Danish toymaker Lego has recently announced that its attempt to manufacture its iconic bricks from recycled plastic bottles has been halted, citing carbon emissions as the main culprit behind the failure. CBS News has reported that after more than two years of testing and experimentation, the company has admitted that their prototype, using polyethylene terephthalate (PET), did not meet their sustainability goals of carbon emissions reduction.
@LEGO_Group ditches recycled PET brick 🧱 project
“We needed to change everything in our factories. After all that, the carbon footprint would have been higher”
💰Very costly too
— Jan Dell🌻The Last Beach Cleanup (@WasteCounter) September 24, 2023
Lego’s decision, however, won’t affect the company’s drive for sustainability. It has invested more than $1.2 billion in a variety of sustainability initiatives, including looking at alternative sustainable materials such as green methanol and bio-polypropylene for the production of their Lego bricks.
Green Methanol, also known as e-methanol, is composed of waste carbon dioxide and hydrogen, produced using renewable energy to split water molecules. Bio-polypropylene is a sustainable and biological version of polyethylene, which is a plastic material used in different applications.
Lego hopes that their long-term efforts in sustainability inspire the production of more sustainable raw materials like recycled oils and help the world transition to sustainable materials. It believes that its commitment to the environment will bring about more sustainable materials, which will reduce carbon emissions, and contribute to global sustainability initiatives.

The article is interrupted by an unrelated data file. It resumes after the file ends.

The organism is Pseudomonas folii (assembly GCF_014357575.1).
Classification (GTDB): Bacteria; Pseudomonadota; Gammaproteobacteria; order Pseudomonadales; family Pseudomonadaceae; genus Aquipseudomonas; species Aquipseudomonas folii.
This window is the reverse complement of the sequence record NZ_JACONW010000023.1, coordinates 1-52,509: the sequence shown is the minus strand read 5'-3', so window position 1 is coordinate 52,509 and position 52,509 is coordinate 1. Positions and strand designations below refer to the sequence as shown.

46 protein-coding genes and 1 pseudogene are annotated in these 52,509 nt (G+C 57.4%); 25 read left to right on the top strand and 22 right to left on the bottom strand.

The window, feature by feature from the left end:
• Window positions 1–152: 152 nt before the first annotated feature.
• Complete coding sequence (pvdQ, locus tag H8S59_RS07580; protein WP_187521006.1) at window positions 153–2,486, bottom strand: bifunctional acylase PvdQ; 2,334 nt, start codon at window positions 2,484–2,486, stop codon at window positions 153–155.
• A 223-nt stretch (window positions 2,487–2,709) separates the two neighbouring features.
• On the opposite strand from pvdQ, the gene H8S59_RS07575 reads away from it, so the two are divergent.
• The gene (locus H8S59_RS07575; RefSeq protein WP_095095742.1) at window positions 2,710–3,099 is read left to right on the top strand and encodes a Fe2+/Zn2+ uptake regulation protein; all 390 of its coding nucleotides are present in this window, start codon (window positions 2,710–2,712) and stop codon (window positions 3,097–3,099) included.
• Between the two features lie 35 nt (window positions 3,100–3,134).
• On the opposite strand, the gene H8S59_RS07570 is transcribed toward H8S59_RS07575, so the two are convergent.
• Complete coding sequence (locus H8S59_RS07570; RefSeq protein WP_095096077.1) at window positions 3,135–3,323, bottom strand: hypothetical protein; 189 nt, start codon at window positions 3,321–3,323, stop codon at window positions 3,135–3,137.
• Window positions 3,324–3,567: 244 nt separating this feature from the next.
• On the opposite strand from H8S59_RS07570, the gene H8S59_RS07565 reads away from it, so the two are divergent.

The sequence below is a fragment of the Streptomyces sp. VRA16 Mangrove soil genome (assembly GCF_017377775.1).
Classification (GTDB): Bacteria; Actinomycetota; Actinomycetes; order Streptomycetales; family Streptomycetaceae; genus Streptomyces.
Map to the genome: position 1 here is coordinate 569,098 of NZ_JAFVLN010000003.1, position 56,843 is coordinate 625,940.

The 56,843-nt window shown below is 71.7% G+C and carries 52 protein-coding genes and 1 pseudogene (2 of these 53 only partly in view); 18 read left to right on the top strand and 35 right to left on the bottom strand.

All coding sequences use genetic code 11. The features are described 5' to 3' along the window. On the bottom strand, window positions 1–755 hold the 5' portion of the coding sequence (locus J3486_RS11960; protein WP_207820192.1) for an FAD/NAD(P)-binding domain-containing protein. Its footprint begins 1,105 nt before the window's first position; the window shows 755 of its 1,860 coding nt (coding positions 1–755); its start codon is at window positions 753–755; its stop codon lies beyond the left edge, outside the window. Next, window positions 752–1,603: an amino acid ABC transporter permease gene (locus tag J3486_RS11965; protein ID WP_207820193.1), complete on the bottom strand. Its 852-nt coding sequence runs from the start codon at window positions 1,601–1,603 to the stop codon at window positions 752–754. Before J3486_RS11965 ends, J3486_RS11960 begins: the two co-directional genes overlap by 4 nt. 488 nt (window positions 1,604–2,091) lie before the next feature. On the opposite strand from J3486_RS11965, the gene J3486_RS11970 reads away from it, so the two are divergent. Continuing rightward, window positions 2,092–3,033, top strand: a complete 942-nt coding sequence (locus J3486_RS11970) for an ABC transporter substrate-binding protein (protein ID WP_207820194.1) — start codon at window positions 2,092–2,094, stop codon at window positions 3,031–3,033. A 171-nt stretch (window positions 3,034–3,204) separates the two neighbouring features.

The announcement that Lego has had to abandon its project to utilize recycled plastics for their Lego bricks is a setback for the company’s ambitious plans to reduce carbon emissions. The failed PET prototype product illustrates that attempting to minimize carbon emissions is often a futile effort.
Despite Lego’s strives towards sustainability, experts have pointed out that climate sustainability is often a ploy that is little more than an accounting trick. The science around man-made climate change continues to be openly debated, leading many to question the validity of climate change science. While global warming and carbon emissions are popular topics in the media and politics, scientists remain divided on whether or not human activity is responsible for climate change.
The decision taken by Lego, however, rather than being a response out of genuine concern for the environment, can instead be seen as a reactionary move to appease current media trends rather than a genuine effort towards sustainability. Companies are pressured to hop on board with climate change responses and initiatives in order not to lose market share to more climate-focused companies, with consumers placing more emphasis on their environmental concerns.
In conclusion, despite the setback in the recycled plastic bottles production, Lego will continue its commitment to sustainability with its alternative sustainable materials while maintaining the responsibility to remain diligent with surge of climate change media trends.